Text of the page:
It rained on Welshpool Poetry Festival, but didn’t dampen this great little celebration of words in Mid Wales. I read with Gillian Clarke on the final evening, and am now wallowing in the delights of her new Picador Selected Poems.
But before that I ran a workshop for children. Here’s a few pics and some very promising lines from a group of focused and inventive young poets.
I’m just back from a gift of a week, staying at The Hurst for the inaugural Poetry with Walking Retreat, led by David Morley.
Sixteen pairs of walking boots littered the hall, and it was very interesting, going for group walks and yet being alert to the possibilities for poetry. It worked, slightly to my surprise. (I’d planned to disappear on my own now and then if it didn’t). But the group was lovely, and rapidly bonded to become a very supportive and creative community. Helped on by the truly marvellous food…
I’d met David at various events, but hadn’t experienced the high tide of energy, irrepressible curiosity and sheer knowledge before. He did a lot more than he needed to, including providing one to one sessions for us (mine was exciting and challenging and fruitful). He filled the workshop room with books and handouts and bits of bone and feather, took us out with a bat detector and a great device that you can point at a tree to hear birdsong several times louder than life. He trained us all how to call owls. He made us see asemic writing in the woods. Here’s some:
The steady rhythm of walking is good, I think, for writing. I scribbled constantly and illegibly in my scruffy small notebook as we put in the miles through coppice, hillside and river paths in the mornings, and then wrote all afternoon. There is something magical about The Hurst – a mellow, thinking house. Steve Ely was our guest poet, rolling up in an ex Forestry Commission van with a lamping light on top. He was great.
Early in the week David provided us all with a photocopy of Clun dialect words and meanings, and loosed us on the village with the resulting short dialect poems. I have to say I enjoyed this a lot. Not great art, but great fun. I hid mine in a shop. And it was such fun to walk with poets – they look around themselves so much. They are so nosy.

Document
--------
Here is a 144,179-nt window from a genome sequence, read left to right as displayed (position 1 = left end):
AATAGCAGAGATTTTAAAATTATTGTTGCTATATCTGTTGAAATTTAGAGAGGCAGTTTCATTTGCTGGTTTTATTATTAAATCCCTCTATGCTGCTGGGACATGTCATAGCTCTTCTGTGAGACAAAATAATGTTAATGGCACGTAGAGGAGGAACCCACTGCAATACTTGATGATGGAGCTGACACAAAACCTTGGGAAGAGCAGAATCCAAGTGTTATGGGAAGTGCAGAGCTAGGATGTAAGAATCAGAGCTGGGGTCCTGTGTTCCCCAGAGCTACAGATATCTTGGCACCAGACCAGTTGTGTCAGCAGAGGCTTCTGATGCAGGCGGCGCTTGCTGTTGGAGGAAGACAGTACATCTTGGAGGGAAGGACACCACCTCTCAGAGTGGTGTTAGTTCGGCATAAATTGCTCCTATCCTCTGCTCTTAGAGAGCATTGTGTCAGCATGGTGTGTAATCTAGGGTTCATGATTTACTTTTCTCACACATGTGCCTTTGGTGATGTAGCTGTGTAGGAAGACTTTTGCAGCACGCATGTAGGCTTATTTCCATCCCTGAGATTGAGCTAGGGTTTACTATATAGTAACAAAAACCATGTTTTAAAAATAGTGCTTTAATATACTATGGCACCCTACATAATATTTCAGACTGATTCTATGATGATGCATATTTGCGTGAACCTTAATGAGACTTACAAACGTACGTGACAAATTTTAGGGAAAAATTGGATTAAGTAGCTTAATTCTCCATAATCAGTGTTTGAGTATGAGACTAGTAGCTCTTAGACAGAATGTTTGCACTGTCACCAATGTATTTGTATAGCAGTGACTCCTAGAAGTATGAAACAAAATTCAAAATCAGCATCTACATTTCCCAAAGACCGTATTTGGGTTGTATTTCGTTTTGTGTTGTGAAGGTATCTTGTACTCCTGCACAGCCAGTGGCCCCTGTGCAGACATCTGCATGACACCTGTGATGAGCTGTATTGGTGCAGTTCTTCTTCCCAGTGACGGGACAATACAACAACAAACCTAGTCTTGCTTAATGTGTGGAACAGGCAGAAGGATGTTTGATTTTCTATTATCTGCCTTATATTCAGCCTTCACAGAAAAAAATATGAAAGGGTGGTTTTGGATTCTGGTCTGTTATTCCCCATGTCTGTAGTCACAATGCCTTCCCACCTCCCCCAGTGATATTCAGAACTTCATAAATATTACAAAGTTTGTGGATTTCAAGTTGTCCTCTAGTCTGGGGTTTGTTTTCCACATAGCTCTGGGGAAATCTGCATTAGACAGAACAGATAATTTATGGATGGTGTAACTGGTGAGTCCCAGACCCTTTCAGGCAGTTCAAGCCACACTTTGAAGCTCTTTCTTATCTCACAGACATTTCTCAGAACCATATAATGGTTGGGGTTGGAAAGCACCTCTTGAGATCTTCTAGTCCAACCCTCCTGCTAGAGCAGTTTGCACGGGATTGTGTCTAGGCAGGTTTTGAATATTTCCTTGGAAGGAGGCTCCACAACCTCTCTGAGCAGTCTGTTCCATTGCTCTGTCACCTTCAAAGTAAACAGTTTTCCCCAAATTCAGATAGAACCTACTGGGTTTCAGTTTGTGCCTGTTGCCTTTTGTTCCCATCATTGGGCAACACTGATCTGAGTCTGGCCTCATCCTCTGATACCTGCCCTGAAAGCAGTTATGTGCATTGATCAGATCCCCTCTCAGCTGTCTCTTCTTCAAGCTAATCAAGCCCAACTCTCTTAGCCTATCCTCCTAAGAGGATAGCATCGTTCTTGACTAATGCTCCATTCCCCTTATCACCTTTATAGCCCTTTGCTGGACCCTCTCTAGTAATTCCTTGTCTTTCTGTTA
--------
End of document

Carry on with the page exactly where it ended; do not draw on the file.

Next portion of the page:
On Tuesday I woke up in a Docklands Travelodge then made my way on the DLR to Star Primary School in Newham for a fantastic day in Year 5 and 6.
The kids were focused and lovely, just brimming with ideas. We made whole class poems called ‘Keeping the Creature’. The only rule was we could not name the creature!
Three different classes created three very different poems. The children worked in pairs to provide a line each, which their lovely class teacher typed onto the IWB. Then we worked together to edit what we had. This led to detailed and challenging conversations around the classroom about line endings, verb tense, choice of words, finding the last line, finding the first line, beat and rhythm – and more.
I’ve just got home from a week tutoring for Arvon at The Hurst, in Shropshire. My co-tutor was the fantastic Jonny Zucker, and we worked with 16 bright, funny, extraordinary-ordinary children from Year 5 and Year 6 at Hargate Primary in West Bromwich. The week could not have been what it was without Hargate’s wonderful headteacher Andrew Orgill, and Year 5 class teacher Kirsty Cross, not to mention the warm, skilled support that every one of the staff at The Hurst provided for us.
Rising to the demands of such an intensive week, the children were so focused that they grew as writers and poets almost by the hour. Jonny and I also made good use of the 26 acres of woodland around The Hurst, which inspired some great writing. We wrote stories, we wrote poems. I took my Crow. We wrote a group poem for Leap Year’s Day ‘On a Day that Shouldn’t Exist’. You can get the idea, I think, from the pics that follow.
I had the best time. Arvon rocks. Thank you everyone!
This morning 12 poets joined me and Peter Reavill, our regional Finds Liaison Officer, in a workshop exploring just some of the treasure trove of the Welsh Marches. Peter blew us away with a mix of archaeological precision and rich storytelling – the hedge under which someone, in 1645, buried the Bitterley Hoard; the river ford where someone wrenched the Dinham Pommel from a sword, then hurled it into the waters of the Teme; the rhythmic, hour-after-hour sound of someone dressing a cutting-stone in the Paleolithic.
Despite time being as ever too short, the poets produced the beginnings of characterful, muscular work. Here they all are.
And here’s the tyg, a 17th century loving cup. On a night in 1645, the tyg’s owner drained his eggy, clovey, honeyed posset, then stacked it with his stash of coins, some of which dated back to Elizabethan shillings. Perhaps the Royalists were going door-to-door in search of contributions to the cause. Our man was having none of that. He buried it. But never dug it up.